Volkswagen’s Electric SUV Ignites New Challenge for Tesla
On Wednesday, Volkswagen AG’s subsidiary disclosed its ID.4 electric sport utility vehicle along with a pricing strategy focused on starting a new front in competition with Tesla Inc. and other automakers.
Fighting Performance with Price!
The ID.4’s driving range is less than as compared to Tesla’s Model Y electric compact SUV, which provides more than 300 miles (483 km) with one charge.
However, Volkswagen is hoping to fight that by offering the ID.4 at a lower price than Tesla’s Model Y. Customers can further leverage from federal and state electric vehicle subsidies for which Tesla no longer qualifies.
The ID.4 will initially be launched at a price of $39,995 and will be about $5,000 less expensive once the company starts building it in the United States, according to Volkswagen.
By comparing the two contenders, Tesla’s Model Y is priced at $49,990, the Model X SUV is priced at $79,990 and its lowest-priced Model 3 sedan comes at $37,990. Elon Musk, Tesla’s CEO, on Tuesday, said he is focusing on building a $25,000 electric car; however, that is expected to happen three years from now.
The ID family is a vital part of the Volkswagen brand’s ambitious plan to manufacture 1.5 million electric vehicles a year by 2025. In the U.S. market, the ID.4 also is focused on getting Volkswagen back on the shopping lists of consumers turned off because of the brand’s diesel emissions cheating scandal.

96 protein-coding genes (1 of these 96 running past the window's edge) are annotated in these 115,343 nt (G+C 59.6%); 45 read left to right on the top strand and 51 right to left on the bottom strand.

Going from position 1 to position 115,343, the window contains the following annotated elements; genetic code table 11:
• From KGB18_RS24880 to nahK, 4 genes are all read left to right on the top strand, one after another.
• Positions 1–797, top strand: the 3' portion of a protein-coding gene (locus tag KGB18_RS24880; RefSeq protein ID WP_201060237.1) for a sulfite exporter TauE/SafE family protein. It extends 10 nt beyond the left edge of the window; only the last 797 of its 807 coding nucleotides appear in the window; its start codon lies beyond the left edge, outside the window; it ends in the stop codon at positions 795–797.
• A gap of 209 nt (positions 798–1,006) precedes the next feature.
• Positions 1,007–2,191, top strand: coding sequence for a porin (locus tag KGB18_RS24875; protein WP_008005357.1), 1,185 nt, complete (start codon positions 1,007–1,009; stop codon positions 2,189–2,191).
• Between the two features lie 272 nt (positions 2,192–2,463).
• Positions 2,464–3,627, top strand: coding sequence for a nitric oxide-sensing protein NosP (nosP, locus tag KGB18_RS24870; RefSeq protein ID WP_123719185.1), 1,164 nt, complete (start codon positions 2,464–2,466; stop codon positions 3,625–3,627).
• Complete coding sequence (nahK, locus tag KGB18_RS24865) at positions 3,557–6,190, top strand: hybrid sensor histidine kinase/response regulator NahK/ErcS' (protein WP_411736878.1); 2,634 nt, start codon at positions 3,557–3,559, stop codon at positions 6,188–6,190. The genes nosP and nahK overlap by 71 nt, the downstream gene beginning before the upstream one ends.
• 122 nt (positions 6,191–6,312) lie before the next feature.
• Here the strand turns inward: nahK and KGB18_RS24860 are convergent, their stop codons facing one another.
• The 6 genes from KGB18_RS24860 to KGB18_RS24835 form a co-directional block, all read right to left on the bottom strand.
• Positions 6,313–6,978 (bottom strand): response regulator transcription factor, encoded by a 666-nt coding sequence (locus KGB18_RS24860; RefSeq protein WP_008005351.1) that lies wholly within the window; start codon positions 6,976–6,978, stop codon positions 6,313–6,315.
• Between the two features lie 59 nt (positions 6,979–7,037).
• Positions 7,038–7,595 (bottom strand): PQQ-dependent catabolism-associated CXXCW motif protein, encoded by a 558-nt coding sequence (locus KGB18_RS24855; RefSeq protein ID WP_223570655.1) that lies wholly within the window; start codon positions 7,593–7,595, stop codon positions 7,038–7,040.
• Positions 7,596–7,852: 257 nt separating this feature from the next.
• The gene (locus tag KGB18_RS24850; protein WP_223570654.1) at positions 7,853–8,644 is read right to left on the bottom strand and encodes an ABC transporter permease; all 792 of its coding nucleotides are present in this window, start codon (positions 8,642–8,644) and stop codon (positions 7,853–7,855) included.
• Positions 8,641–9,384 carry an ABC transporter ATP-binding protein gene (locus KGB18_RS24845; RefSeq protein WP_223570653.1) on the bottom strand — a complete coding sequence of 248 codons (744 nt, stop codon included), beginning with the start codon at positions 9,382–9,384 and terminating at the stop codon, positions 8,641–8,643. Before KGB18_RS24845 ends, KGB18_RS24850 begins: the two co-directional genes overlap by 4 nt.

First at this Price Point!
The ID.4 is going to be the first electric compact SUV that can come for around $35,000. Focusing on an increased-volume segment and the average price level of vehicles sold in the U.S. market, Volkswagen of America chief Scott Keogh told Reuters.
“We want volume,” Keogh said.
Integrated with three years of free charging on its Electrify America network, Volkswagen dealers are going to be able to provide the ID.4 for thousands of dollars less than a typical Tesla Model Y.
“We wanted to make sure not only do we have sufficient range, but do we have the price point?” Keogh said.
The ID.4 release will also test Volkswagen’s U.S. dealers. The automaker is asking them to invest in charging stations and other infrastructure and aiming at building online selling capability for electric vehicles.
Assembly will Begin from 2022
The ID.4, which is expected to be assembled in the United States beginning from 2022, is part of a family of electric vehicles anticipated to consist of a reincarnation of VW’s popular Microbus van.
“I want a volunteer army, not a draft army,” Keogh said, explaining his message to dealers at a meeting in Chattanooga, Tennessee, last November. Nearly every U.S. dealer of VW has agreed to make the required investments, he claimed.
John Luciano, head of Volkswagen’s U.S. dealer council, stated that dealers who leverage on the automaker’s subsidies for advertising costs can offset investments in charging infrastructure and other equipment.
“If you really pay attention, you can do it at almost no cost,” said Luciano, who owns Volkswagen and Toyota stores in Amarillo, Texas.
“How many will I sell? I don’t know,” Luciano said of the ID.4. “We have been getting calls for years about the van.”